Wednesday, February 18, 2009

Green is the new purple

I apologize upfront for the bad joke about liturgical colors. (Sadly, I still think it’s funny.) But, it does make the point that some of the traditions of Lent blend naturally (and spiritually) with ideas for green ministry.
Many of us have known people who adopt a Lenten discipline, and some of us do this ourselves. (In brief, some Christian traditions enjoin adherents to fast, take a holiday from certain vices, or add structured reading or prayers to their daily routines during the 40 days of Lent.) Among other things, this practice is intended to exchange people’s focus on worldy things for a focus on God’s grace and the reasons we need it.
This year, I plan to participate in this tradition for the first time. However, rather than the age-old practice of giving up meat (that seems like cheating, since I’m a vegetarian), or a more contemporary discipline like parting with chocolate or TV, I plan to observe Lent by giving up disposable cups and bottles, and anything made of Styrofoam. I don’t use much of these, but I get lazy sometimes, and I think there’s a legitimate sacrifce in going from few to none.
This may at first seem a little odd, but it fits the bill for a good Lenten discipline. These are conveniences I can forgo to remind me to reflect on the coming Crucifixion and Resurrection, some of the most important principles of my religion, and arguably the most important points on the liturgical calendar. In this sense, my green discipline is no different from the traditional ones. But at the same time, this helps me to be a good steward of the natural environment and a good neighbor by producing less trash.
Some other ideas for green Lenten disciplines include:
Drink tap water instead of bottled
Adopt meat-free days each week, or go vegetarian until Easter
Abstain from driving one day per week
Avoid buying new goods (with the exception of food and other essentials)
Or serve the community directly by collecting trash and recyclables once a week at a local park or roadside

The possibilities are endless. If you’re interested in doing something green for Lent, but none of these ideas strike a chord, feel free to ask me about others.

Image source: Wikipedia

22 comments:

Pat Jenkins said...

what would abstaining from meat eating erd have to do with the enviroment?

Sue said...

The raising of animals for meat affects the environment in hundreds of ways, Pat. The land and soil, water, and energy used to feed a meat eater is many times greater than what is required to feed a vegetarian. The world can feed millions more people well as vegetarians than as meat eaters, so more people can be healthy and well fed. Less fossil fuels (or energy of any kind) is needed to feed vegetarians, so fuels are more available for other human needs. Less of our fresh water resources are used for a vegetarian diet than a meat diet, so more people can drink clean water. The land that is needed to grow grain/feed for animals can be used to feed more humans, or homes for humans, or parks for humans.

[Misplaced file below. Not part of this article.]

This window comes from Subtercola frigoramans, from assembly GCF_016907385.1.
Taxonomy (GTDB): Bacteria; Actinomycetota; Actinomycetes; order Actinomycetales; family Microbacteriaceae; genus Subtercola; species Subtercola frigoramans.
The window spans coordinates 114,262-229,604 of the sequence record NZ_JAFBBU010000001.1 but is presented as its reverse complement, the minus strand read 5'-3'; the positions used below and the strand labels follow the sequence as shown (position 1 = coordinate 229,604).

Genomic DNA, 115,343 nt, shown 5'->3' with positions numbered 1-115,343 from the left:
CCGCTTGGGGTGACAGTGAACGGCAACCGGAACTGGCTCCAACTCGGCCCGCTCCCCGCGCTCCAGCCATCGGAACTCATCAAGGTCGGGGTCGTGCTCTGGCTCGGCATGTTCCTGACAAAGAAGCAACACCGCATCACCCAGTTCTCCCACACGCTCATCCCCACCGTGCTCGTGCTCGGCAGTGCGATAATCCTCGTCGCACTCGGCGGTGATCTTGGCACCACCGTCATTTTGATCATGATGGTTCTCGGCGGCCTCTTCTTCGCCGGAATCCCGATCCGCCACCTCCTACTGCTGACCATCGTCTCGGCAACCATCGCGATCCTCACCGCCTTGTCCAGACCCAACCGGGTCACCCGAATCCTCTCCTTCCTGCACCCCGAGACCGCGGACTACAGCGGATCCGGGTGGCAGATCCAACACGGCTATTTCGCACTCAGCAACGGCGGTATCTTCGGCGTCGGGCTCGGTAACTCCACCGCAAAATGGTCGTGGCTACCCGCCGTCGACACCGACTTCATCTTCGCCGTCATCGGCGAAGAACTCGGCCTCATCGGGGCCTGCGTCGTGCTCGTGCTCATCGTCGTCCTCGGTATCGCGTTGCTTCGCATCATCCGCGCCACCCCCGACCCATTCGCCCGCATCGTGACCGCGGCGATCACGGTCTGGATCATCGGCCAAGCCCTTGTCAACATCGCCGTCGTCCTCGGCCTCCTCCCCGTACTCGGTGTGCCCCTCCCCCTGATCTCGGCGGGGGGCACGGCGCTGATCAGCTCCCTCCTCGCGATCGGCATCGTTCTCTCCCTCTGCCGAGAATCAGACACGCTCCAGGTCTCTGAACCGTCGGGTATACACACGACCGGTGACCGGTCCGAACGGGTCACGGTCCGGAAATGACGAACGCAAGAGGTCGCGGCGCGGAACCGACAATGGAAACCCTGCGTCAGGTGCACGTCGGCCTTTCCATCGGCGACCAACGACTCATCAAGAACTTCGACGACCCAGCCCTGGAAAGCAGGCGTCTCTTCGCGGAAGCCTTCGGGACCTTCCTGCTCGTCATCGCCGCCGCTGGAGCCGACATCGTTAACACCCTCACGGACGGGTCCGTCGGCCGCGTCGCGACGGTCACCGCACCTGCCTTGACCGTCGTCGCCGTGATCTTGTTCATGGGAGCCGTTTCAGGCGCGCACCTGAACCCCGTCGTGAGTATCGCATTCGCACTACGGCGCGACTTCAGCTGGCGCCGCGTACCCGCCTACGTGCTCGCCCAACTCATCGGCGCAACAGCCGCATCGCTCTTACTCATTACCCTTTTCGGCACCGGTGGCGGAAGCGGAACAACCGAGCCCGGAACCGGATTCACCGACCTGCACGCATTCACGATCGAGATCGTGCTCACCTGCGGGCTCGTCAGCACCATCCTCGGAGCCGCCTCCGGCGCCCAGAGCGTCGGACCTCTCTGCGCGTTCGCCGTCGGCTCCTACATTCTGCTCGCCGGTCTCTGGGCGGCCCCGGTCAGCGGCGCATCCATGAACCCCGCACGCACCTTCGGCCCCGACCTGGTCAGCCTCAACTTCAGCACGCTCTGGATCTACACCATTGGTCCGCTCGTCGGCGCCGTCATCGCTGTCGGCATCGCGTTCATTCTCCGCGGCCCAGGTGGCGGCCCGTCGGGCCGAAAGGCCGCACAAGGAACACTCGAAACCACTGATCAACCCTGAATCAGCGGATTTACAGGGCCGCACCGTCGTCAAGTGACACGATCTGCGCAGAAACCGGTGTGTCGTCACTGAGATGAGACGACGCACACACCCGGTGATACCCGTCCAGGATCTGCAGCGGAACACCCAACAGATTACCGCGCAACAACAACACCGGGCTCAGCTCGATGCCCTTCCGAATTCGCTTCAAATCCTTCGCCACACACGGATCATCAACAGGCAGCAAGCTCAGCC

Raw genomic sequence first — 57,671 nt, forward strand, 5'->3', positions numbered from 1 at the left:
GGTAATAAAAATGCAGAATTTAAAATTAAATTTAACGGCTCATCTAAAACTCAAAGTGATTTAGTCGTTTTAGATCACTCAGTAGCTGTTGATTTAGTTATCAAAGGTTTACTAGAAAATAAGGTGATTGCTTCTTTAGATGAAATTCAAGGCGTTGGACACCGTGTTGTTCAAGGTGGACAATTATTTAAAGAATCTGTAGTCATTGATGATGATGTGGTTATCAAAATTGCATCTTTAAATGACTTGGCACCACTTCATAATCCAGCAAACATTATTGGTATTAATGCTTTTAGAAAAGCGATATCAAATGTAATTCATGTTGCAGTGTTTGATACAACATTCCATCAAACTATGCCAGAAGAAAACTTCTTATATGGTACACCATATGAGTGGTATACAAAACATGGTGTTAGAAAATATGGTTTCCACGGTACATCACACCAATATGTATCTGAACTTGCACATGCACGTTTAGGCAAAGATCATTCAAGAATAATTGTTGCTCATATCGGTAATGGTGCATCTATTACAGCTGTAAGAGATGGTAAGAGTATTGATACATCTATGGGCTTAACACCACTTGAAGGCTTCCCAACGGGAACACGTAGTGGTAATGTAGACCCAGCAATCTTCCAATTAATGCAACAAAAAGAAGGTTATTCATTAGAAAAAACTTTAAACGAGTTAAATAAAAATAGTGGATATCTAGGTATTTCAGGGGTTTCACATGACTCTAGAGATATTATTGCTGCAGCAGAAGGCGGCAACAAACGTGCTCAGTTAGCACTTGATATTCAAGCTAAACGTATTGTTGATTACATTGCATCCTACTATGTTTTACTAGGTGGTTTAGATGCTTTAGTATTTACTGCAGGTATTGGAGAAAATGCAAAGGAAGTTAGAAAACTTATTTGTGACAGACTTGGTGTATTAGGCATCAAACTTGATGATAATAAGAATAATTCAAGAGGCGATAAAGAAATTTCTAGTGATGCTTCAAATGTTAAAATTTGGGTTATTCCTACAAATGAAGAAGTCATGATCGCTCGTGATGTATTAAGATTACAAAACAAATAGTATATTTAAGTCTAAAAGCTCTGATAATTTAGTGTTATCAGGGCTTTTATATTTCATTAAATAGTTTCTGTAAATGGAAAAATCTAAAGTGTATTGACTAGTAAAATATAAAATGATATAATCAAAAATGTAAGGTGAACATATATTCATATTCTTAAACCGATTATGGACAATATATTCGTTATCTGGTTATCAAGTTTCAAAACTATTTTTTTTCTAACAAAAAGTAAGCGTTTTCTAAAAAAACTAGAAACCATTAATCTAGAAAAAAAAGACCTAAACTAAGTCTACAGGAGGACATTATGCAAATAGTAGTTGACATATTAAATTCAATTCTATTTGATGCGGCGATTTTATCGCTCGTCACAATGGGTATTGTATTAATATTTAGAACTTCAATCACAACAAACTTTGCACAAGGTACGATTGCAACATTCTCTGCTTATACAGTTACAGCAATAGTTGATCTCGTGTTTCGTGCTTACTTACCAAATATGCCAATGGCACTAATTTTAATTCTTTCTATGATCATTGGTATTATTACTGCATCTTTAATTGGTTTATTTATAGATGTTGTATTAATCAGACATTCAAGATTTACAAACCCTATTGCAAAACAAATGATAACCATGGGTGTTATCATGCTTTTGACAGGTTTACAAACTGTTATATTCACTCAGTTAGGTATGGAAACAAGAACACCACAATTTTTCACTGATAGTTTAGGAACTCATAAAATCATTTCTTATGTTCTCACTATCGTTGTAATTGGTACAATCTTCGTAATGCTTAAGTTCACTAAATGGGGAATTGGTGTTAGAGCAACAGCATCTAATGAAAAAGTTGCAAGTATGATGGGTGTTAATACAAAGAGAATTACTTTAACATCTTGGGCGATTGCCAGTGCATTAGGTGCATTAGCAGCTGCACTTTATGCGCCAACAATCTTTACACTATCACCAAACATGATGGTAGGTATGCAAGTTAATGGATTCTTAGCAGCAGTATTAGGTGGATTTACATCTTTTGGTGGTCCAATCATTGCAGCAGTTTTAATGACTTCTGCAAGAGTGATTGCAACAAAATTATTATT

Even if people don't want to be vegetarians, they can reduce the amount of meat they eat (which is healthier for our bodies, less fat, less heart disease), and still have some of the benefits mentioned above.

E. R. Dunhill said...

Sue,
I couldn't have said it better myself.
I may post on the hunting caveat in the future. But in brief, I don't object to resposible hunting. White tails aren't raised on crops that could be fed to people.

Pat Jenkins said...

guys come on now! if raising livestock is "more" harmful to the enviroment, you have to say mere living is in effect a sin!... but with that said if someone chooses to enjoy a pure vegetarian diet good for them. but to eat meat does not mean the "world" is coming to an end!

E. R. Dunhill said...

PJ,
I've reread my post (and Sue's comment) and I'm a little confused. What did I write that suggests that I think that the world is coming to an end?
What I've written here are a few fairly simple steps people can take to reduce their environmental impacts. One of those steps happened to be reducing meat consumption, which reduces energy and water consumption and reduces stress on farmland. What's wrong with trying to reduce personal impacts on the environment?
I should also point out that while on rare occassion I talk about some environmental benefits of reducing meat consumption, I've never advocated that anyone become a vegetarian and I don't intend to.

Pat Jenkins said...

erd i don't want to pick apart everything you mention, but what do you think not having individuals eat meat anymore will do to farmland... helloooo... we may need to triple the amount of land used to feed the world.. but let us address the point here. if you think living off the land, which is what livestock does, is bad then i must say you have lost sight, in my humble opinion, of what good "stewardship" to the planet is!

Sue said...

Pat -- if everyone was a vegetarian we would need LESS land in farms, not more. We would actually need one-eigth the amount of farmland to feed Americans (who are largely meat eaters). Think about how much land that would free up for other things -- homes, parks, etc.

It takes 4 acres of land to feed ONE meat eater for a year, it only takes 1/2 an acre of land to feed a vegetarian -- less than that if the person is a vegan (a vegetarian who doesn't eat eggs or milk or cheese). Check out the PowerPoint presentation by the biology department at Illinois State University.